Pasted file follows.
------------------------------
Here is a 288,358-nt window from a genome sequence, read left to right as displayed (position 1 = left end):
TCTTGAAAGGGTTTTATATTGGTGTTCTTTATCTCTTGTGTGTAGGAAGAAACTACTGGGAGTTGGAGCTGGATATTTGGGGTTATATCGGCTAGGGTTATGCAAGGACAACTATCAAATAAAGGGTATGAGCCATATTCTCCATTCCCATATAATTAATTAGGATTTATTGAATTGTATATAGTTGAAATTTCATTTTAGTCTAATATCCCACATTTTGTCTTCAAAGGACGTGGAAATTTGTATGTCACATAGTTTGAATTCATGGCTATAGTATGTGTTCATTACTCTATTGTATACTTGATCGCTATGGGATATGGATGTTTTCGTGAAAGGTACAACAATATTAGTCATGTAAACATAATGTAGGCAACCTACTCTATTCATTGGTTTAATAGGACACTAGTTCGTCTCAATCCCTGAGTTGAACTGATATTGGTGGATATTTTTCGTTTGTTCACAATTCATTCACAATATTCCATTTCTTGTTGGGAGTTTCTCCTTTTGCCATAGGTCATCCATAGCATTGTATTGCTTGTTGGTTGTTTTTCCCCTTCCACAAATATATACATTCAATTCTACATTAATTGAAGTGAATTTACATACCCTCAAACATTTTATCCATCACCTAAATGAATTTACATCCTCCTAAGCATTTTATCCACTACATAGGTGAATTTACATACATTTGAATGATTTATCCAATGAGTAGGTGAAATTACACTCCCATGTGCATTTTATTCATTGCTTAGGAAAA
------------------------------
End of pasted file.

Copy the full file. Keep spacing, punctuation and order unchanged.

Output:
Here is a 288,358-nt window from a genome sequence, read left to right as displayed (position 1 = left end):
TCTTGAAAGGGTTTTATATTGGTGTTCTTTATCTCTTGTGTGTAGGAAGAAACTACTGGGAGTTGGAGCTGGATATTTGGGGTTATATCGGCTAGGGTTATGCAAGGACAACTATCAAATAAAGGGTATGAGCCATATTCTCCATTCCCATATAATTAATTAGGATTTATTGAATTGTATATAGTTGAAATTTCATTTTAGTCTAATATCCCACATTTTGTCTTCAAAGGACGTGGAAATTTGTATGTCACATAGTTTGAATTCATGGCTATAGTATGTGTTCATTACTCTATTGTATACTTGATCGCTATGGGATATGGATGTTTTCGTGAAAGGTACAACAATATTAGTCATGTAAACATAATGTAGGCAACCTACTCTATTCATTGGTTTAATAGGACACTAGTTCGTCTCAATCCCTGAGTTGAACTGATATTGGTGGATATTTTTCGTTTGTTCACAATTCATTCACAATATTCCATTTCTTGTTGGGAGTTTCTCCTTTTGCCATAGGTCATCCATAGCATTGTATTGCTTGTTGGTTGTTTTTCCCCTTCCACAAATATATACATTCAATTCTACATTAATTGAAGTGAATTTACATACCCTCAAACATTTTATCCATCACCTAAATGAATTTACATCCTCCTAAGCATTTTATCCACTACATAGGTGAATTTACATACATTTGAATGATTTATCCAATGAGTAGGTGAAATTACACTCCCATGTGCATTTTATTCATTGCTTAGGAAAA